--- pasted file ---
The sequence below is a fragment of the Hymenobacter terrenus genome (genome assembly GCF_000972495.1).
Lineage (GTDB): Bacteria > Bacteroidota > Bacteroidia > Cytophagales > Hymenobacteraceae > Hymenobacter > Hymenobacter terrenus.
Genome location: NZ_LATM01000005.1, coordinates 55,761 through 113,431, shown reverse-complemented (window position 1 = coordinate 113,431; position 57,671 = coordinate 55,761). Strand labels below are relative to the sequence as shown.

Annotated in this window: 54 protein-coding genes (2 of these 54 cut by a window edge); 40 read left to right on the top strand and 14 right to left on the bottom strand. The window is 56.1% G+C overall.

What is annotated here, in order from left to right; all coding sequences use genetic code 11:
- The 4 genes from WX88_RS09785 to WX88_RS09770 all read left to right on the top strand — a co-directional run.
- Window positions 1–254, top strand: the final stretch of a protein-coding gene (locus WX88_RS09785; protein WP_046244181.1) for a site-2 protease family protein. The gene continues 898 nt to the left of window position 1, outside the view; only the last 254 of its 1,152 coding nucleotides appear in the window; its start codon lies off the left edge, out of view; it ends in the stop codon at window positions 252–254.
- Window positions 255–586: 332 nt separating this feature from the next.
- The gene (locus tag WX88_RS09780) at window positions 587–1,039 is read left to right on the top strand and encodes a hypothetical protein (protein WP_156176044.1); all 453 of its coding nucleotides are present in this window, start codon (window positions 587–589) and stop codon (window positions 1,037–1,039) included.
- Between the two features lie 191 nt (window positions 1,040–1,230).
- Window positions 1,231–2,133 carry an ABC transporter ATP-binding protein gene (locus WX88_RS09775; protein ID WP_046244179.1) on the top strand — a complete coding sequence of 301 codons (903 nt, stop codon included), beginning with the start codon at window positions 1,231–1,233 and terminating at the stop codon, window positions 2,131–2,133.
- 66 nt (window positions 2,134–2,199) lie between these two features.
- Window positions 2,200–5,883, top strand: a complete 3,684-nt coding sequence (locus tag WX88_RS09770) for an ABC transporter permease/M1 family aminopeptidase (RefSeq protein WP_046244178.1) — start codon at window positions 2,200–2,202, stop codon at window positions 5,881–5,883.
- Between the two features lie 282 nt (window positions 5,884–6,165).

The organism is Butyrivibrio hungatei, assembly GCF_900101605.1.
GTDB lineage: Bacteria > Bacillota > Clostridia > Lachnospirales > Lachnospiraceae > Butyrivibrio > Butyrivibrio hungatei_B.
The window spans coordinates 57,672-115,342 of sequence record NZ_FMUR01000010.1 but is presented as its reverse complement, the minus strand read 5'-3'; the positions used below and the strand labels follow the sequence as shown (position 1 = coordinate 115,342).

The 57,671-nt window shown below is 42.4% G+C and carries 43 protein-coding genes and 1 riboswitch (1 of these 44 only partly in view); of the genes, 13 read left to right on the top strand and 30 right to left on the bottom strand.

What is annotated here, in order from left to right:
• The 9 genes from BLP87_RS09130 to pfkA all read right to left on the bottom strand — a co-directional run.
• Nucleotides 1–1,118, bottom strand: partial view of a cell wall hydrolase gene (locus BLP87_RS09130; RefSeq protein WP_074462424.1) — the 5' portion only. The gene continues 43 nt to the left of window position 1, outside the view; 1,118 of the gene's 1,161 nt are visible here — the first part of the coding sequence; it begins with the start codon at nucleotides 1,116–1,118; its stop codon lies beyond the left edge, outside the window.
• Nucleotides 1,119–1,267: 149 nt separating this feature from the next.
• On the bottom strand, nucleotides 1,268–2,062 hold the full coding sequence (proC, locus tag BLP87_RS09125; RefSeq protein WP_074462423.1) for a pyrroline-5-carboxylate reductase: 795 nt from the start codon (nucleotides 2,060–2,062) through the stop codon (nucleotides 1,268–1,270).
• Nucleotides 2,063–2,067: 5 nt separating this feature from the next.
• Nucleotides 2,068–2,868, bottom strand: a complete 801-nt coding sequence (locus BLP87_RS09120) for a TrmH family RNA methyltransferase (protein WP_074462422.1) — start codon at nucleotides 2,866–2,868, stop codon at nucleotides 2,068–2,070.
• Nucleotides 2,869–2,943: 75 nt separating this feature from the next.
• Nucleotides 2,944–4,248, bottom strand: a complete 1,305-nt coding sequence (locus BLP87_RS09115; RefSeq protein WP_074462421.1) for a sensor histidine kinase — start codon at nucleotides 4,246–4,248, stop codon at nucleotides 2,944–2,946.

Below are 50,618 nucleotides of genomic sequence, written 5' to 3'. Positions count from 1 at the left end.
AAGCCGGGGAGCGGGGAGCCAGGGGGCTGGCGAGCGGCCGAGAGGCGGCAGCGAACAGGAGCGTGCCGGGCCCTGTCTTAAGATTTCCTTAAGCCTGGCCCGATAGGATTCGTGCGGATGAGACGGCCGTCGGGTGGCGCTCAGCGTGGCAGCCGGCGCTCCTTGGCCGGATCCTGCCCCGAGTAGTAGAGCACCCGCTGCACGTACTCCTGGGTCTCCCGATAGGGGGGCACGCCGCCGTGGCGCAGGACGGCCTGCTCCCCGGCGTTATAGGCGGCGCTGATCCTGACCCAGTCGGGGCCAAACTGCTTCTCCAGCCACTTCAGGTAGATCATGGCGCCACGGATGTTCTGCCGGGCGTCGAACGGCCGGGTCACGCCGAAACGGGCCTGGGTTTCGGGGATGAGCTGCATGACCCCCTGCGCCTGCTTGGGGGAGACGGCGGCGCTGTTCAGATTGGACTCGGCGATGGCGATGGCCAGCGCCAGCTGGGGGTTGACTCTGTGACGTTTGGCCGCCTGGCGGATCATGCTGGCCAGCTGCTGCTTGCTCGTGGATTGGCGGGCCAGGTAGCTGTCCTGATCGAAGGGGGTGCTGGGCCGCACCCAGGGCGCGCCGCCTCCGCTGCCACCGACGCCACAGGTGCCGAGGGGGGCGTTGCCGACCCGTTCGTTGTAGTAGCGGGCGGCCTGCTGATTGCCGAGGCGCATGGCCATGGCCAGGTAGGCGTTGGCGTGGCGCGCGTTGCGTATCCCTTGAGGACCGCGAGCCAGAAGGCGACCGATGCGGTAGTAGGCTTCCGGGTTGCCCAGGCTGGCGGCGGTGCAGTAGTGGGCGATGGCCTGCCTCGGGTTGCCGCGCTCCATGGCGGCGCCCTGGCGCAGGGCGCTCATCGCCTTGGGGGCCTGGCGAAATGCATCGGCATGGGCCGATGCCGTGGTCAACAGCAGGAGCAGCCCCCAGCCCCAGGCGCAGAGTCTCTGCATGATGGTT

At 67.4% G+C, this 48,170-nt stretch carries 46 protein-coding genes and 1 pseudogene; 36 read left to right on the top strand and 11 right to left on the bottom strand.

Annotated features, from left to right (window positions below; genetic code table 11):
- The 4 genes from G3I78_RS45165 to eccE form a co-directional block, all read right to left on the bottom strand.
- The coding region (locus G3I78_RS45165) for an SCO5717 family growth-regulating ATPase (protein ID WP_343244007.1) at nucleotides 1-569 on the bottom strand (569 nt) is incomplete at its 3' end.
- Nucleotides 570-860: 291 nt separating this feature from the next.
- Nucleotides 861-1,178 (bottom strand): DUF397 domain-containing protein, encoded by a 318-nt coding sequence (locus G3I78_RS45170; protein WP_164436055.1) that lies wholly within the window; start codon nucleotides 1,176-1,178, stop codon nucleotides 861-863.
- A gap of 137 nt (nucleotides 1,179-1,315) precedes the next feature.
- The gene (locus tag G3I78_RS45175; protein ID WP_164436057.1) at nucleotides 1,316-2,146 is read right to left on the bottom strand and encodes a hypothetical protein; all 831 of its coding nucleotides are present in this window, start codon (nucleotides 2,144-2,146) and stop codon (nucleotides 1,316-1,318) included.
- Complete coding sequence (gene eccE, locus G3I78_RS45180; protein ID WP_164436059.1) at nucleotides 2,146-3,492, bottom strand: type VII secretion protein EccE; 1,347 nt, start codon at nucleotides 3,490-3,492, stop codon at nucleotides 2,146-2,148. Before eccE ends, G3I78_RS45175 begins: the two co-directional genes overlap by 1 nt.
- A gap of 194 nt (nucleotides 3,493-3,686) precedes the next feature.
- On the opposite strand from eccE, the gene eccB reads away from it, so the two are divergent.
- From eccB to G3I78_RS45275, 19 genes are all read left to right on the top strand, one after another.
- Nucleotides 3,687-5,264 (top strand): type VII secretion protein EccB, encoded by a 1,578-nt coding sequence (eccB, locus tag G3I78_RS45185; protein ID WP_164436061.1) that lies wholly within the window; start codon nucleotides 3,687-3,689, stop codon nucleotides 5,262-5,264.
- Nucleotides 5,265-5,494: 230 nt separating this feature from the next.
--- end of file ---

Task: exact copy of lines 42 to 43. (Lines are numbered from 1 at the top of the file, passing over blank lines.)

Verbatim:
- Nucleotides 3,687-5,264 (top strand): type VII secretion protein EccB, encoded by a 1,578-nt coding sequence (eccB, locus tag G3I78_RS45185; protein ID WP_164436061.1) that lies wholly within the window; start codon nucleotides 3,687-3,689, stop codon nucleotides 5,262-5,264.
- Nucleotides 5,265-5,494: 230 nt separating this feature from the next.